Last week I wrote a guest post on TechCrunch UK questioning the lack of start-ups in the UK that are focused on Education. This article started a nice debate about what exactly the problems are and why both entrepreneurs and investors steer clear of solving the problems in education in the UK.
In addition to the comments on TechCrunch a link was also pointed to the article in a post on the handheldlearning.co.uk forum - which started another debate.
In the article I point out that the UK education market is dominated by schools, universities and further education colleges but also that there are also segments in this market for informal education - workplace training, language learning etc.
The discussion however focused very much on the schools market place and there was discussion around who the actual customer is (schools or local education authorities or central government). The confusion seems to have been created because a head teacher has control over their own budgets and makes the purchasing decision, but local and central government heavily influence these decisions. The picture is not as simple as that because in addition to the local and central government there are other quangos that also influence the decisions - BECTA being the largest.
Can anything be done about this “structural problem”? not easily, but if start-ups were given support and encouragement from the the influencers (BECTA, central and local government) then products and services would be more appealing to schools. This support does not have to come as funding - recognition and support of an idea with appropriate feedback would be good enough to help encourage funding from angel and VC sources.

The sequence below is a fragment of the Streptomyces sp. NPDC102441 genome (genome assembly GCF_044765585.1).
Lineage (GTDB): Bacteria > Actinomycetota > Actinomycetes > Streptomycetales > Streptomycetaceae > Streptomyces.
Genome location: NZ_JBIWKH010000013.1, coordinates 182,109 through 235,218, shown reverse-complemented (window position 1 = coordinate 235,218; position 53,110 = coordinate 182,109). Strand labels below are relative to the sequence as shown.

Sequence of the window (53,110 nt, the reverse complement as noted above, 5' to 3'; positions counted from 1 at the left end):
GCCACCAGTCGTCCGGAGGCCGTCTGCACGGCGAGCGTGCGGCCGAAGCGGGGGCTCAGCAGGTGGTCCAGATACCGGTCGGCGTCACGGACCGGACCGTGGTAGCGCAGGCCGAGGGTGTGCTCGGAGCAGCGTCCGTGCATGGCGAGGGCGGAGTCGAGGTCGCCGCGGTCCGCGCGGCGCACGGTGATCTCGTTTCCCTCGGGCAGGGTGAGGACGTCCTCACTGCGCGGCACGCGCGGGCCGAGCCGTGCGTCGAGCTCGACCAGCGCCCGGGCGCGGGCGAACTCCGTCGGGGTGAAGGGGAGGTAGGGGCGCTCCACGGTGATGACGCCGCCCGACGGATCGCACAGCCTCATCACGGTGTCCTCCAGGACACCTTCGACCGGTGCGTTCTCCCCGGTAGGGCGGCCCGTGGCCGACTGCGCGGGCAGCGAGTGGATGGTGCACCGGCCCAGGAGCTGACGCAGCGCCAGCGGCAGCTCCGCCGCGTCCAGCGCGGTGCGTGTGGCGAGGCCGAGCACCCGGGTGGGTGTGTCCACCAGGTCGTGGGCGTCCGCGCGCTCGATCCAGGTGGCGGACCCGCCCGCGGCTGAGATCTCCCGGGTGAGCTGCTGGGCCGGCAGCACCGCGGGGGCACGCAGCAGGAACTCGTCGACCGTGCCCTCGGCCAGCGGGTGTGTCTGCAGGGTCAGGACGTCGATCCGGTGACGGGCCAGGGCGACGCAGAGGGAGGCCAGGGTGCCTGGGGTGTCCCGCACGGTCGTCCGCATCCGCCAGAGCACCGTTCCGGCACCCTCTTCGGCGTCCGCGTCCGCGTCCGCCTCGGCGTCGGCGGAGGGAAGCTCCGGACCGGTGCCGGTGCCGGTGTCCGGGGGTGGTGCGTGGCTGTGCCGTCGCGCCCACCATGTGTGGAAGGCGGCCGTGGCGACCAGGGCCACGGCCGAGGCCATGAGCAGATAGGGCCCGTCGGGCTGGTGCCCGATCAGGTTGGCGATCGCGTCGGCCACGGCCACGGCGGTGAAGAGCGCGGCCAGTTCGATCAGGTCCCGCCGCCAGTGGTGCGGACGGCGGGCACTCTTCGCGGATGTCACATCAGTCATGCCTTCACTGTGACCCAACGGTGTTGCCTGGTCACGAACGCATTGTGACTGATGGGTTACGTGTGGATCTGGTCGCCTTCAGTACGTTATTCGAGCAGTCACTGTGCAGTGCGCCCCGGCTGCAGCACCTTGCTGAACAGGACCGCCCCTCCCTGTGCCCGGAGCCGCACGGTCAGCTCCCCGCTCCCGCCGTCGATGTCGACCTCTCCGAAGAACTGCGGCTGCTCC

Niches and content
Another point raised in the discussion was from Paul Sweeney:
There are existing billion dollar players (education publishers), and early successful niche players don’t tend to get bought out for high multiples.
The point about the existing players is true and in my opinion this is what makes the market place prime for disruption - as those existing players are not innovating. The second part talks of niche players and points out that they are not so attractive for venture capital because their value never increases enough to pay back at the levels that are needed.
So niches should be avoided - start-ups looking to help with very narrow areas of education may find problems when scaling especially when what they offer is mostly based on content. The Open University proclaimed that “Content is no longer king” when starting their OpenLearn initiative - and this is an astute move which will will have a large effect for university level education over the next ten years. How will open content affect publishers? Well that is the key question here.
Products and services that solve real problems in education that are neither niche or content focused - should receive funding (if they really do solve the problem and have a good business model behind them).
Why the focus on languages?
It seems the answer to this question is quite easy - start-ups avoid formal education because they don’t understand how purchasing works. So they turn to informal learning and look at the biggest consumer sector and realise that language teaching is not niche and that content for language learning is open. Also language teaching is global and means that companies do not have to focus on a UK only market.
This market is very crowded though for this reason - which brings its own problems when looking for funding - but this competition is certainly bringing innovation to the market (for example our own getawayphrases).
So many areas that are missing out
What is clear is that within education there are so many market sectors that are not getting any focus from start-ups whilst all the focus in on language learning and to some extent schools.
Hopefully the debate is starting to get people thinking - next I would like to talk to BECTA about how they can help.